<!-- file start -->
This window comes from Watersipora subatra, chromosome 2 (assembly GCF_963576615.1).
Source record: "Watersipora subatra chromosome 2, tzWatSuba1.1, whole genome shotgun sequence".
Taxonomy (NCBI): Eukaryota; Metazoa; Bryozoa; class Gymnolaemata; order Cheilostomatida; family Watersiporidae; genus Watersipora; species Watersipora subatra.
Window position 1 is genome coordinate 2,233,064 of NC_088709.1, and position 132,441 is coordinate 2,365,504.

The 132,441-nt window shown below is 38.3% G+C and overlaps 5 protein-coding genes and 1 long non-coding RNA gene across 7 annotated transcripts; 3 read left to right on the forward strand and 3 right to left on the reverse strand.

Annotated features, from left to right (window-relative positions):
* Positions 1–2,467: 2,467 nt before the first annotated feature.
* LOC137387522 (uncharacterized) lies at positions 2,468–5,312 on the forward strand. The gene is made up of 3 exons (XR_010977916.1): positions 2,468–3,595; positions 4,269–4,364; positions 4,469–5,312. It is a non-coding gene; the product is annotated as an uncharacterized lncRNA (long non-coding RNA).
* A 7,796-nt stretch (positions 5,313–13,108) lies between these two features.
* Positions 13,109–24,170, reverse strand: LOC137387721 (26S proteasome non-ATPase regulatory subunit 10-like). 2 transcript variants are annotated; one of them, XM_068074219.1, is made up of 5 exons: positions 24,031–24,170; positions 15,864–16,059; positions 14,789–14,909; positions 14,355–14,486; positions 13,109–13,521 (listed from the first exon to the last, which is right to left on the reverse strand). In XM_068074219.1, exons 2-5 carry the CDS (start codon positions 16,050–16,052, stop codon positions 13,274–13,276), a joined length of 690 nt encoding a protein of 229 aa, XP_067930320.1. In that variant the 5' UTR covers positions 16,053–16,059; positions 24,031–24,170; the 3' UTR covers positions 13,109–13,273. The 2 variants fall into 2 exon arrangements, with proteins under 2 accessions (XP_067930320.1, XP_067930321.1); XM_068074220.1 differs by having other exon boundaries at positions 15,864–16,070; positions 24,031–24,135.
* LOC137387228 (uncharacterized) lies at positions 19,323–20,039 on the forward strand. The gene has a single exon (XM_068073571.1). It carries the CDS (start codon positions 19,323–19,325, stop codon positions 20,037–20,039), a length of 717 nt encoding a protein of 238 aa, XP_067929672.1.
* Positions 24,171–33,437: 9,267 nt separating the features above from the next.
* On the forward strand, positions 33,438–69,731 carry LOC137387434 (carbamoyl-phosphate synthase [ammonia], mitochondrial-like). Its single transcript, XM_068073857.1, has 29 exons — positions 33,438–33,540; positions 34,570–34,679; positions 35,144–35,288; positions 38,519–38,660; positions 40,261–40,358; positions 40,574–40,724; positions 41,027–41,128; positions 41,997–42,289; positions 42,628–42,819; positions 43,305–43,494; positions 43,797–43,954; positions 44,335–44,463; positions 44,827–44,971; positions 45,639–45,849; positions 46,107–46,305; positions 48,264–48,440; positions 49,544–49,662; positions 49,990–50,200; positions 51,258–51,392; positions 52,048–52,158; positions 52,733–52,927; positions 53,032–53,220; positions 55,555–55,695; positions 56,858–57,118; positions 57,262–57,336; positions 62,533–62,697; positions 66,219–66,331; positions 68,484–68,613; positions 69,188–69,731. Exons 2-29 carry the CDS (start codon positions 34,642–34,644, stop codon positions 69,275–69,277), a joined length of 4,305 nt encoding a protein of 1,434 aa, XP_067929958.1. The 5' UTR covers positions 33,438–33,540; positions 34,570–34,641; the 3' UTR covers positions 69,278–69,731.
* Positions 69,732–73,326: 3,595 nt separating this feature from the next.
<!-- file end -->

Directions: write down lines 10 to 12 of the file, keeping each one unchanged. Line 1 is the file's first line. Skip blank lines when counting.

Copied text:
* Positions 13,109–24,170, reverse strand: LOC137387721 (26S proteasome non-ATPase regulatory subunit 10-like). 2 transcript variants are annotated; one of them, XM_068074219.1, is made up of 5 exons: positions 24,031–24,170; positions 15,864–16,059; positions 14,789–14,909; positions 14,355–14,486; positions 13,109–13,521 (listed from the first exon to the last, which is right to left on the reverse strand). In XM_068074219.1, exons 2-5 carry the CDS (start codon positions 16,050–16,052, stop codon positions 13,274–13,276), a joined length of 690 nt encoding a protein of 229 aa, XP_067930320.1. In that variant the 5' UTR covers positions 16,053–16,059; positions 24,031–24,170; the 3' UTR covers positions 13,109–13,273. The 2 variants fall into 2 exon arrangements, with proteins under 2 accessions (XP_067930320.1, XP_067930321.1); XM_068074220.1 differs by having other exon boundaries at positions 15,864–16,070; positions 24,031–24,135.
* LOC137387228 (uncharacterized) lies at positions 19,323–20,039 on the forward strand. The gene has a single exon (XM_068073571.1). It carries the CDS (start codon positions 19,323–19,325, stop codon positions 20,037–20,039), a length of 717 nt encoding a protein of 238 aa, XP_067929672.1.
* Positions 24,171–33,437: 9,267 nt separating the features above from the next.